Legionnaires Disease – Birthing Pools
Public Health England (PHE) and NHS England are temporarily advising against the use of pools which have built-in heaters and recirculation pumps and can be filled up two weeks before the birth.
The alert comes after a case of the Legionnaires' lung disease was identified in a baby born in the specific type of birthing pool at home.
The child is in intensive care in hospital. It is the first reported case of Legionnaires' disease linked to a birthing pool in England, PHE said.
Samples taken from the birthing pool used confirmed the presence of legionella bacteria, which causes the disease.
Experts are carrying out tests to establish if it is the same strain as that which infected the baby.
Professor Nick Phin, PHE's head of Legionnaires' disease, said: "This is an extremely unusual situation, which we are taking very seriously.
"As a precaution, we advise that heated birthing pools, filled in advance of labour and where the temperature is then maintained by use of a heater and pump, are not used in the home setting, while we investigate further and until definitive advice on disinfection and safety is available."
NHS England issued a Patient Safety Alert to notify the healthcare system and midwives in particular of the possible risk associated with the use of the heated birthing pools at home.
The alert recommends that heated birthing pools are not used for labour or birth. A full risk assessment is being carried out in the meantime.
Heated pools from the supplier involved in the incident have been recalled, PHE said. There are around 10 firms which supply the specific pools and each have between two and 14, which they loan out.
The pools are typically delivered around a fortnight before the expected delivery date and filled from the domestic hot water supply.
The temperature is then maintained by a pump and heater until labour and delivery, with the companies recommending various disinfection regimes.
PHE said the majority of birthing pools used at home are filled from domestic hot water systems at the time of labour and these do not pose the same risk and are not included in the alert.
Prof Phin said: "We do not have concerns about purchased or hired pools that are filled from domestic hot water supplies at the onset of labour, provided that any pumps are used solely for pool emptying.
"PHE and relevant local authorities are investigating the infection control measures required for this type of birthing pool and local authorities will be working with the small number of companies who supply these heated birthing pools for use at home."
Louise Silverton, director for midwifery at the Royal College of Midwives, said: "Women planning birth at home using a traditional pool that is filled when the woman is in labour or using a fixed pool in an NHS unit are not affected by this alert and should not be concerned.
"Birthing pools in hospitals are subject to stringent infection control procedures and monitoring. Home birthing pools filled during labour come with disposable liners and are only in place for a relatively short time period, reducing opportunity for bacterial growth.
Legionnaires' disease is extremely rare in children, with only one case in youngsters aged up to nine in England between 1990 and 2011.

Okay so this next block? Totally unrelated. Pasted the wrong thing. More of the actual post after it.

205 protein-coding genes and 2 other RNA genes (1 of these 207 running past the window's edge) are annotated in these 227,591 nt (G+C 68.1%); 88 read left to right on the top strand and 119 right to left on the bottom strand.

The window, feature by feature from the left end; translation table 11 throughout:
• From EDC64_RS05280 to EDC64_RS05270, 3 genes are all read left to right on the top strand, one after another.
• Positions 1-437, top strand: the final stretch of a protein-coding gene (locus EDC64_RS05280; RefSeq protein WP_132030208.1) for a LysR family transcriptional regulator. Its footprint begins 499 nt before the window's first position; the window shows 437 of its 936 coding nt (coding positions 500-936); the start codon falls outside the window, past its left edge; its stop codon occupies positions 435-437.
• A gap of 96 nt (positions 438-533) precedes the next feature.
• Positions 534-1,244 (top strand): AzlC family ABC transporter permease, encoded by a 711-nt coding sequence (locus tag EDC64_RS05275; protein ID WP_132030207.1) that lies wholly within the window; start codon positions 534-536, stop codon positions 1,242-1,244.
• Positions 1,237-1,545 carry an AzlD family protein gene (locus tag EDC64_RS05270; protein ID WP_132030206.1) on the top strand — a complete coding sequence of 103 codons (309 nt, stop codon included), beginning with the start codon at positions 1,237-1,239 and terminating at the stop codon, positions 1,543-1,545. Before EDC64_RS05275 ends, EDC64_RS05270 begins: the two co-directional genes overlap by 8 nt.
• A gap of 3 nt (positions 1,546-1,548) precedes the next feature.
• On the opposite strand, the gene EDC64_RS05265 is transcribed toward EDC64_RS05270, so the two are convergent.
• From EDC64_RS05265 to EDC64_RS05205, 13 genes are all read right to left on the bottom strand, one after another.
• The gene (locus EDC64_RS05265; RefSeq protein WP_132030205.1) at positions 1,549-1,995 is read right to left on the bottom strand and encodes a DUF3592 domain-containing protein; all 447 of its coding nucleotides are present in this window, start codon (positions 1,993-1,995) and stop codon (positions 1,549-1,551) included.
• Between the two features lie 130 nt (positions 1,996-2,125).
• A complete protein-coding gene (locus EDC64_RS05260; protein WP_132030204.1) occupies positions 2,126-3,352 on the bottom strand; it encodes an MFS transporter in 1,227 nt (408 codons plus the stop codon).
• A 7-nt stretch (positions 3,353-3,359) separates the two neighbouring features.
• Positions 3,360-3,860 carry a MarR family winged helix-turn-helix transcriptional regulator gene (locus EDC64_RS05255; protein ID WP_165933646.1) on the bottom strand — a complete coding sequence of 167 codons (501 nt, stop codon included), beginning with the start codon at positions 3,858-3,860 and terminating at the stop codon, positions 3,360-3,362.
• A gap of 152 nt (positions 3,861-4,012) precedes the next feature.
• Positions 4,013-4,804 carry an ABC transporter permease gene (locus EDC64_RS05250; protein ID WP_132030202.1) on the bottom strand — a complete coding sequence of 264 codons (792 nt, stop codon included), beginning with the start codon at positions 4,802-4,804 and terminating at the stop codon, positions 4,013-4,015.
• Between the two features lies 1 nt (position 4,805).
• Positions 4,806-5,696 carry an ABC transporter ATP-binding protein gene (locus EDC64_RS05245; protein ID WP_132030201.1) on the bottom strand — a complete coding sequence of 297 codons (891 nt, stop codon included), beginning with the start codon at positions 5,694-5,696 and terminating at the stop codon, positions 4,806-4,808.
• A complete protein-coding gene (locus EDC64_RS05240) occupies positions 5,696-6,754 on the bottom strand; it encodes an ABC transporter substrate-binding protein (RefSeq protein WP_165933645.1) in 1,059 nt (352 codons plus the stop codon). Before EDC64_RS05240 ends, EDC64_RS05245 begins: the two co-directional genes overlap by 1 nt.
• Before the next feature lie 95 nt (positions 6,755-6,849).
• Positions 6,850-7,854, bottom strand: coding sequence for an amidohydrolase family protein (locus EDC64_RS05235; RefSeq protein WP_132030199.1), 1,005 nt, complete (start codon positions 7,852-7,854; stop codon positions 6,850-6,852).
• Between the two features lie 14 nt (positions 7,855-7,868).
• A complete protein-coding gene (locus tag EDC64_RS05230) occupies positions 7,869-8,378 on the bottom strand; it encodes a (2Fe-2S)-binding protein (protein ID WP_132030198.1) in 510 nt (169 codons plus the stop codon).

Although there were two cases reported in Italy and Japan several years ago, it is the first reported case of Legionnaires' disease linked to a birthing pool in England.
Patients become infected with the bacteria through inhalation of contaminated water droplets. The infection does not spread from person to person.
The disease is a severe form of pneumonia which affects around 350 to 400 people each year in England and Wales. The majority of cases involve older patients.
Mark Fielder, Professor in Medical Microbiology at Kingston University, said: " The specific type of pool implicated can be filled in advance of labour and the temperature is maintained by the heater and pump.
"Birthing pools that are filled from domestic hot water systems at the time of labour do not appear to possess the same risk factors and are not included under the current exclusion.
"This single case does represent a rare occurrence, indeed this is the first case reported in England from a birthing pool.
"The infection is caused by a bacterium called Legionella pneumophilia which can be found commonly in water sources and at low levels it is harmless. The organism can be controlled effectively if the water is cooled to below 20˚C or heated to above 60˚C.
"This type of treatment coupled with general good hygiene in terms of keeping water free of impurities will help to keep the organism under control."
Legionnaires' disease can be "particularly serious" in the elderly and "immunocompromised" patients, including young infants, said Professor Nigel Brown, president of the Society for General Microbiology.
Carmel Bagness, midwifery and women's health adviser at the Royal College of Nursing, said: " This is a highly unusual situation and it is right that the proper precautions are taken, but women should be assured that this alert does not apply to home pools which are filled at the time of labour or fixed pools in NHS units, which do not pose the same risk.
"Any woman or partner concerned about this alert should contact their midwife or maternity unit for further information."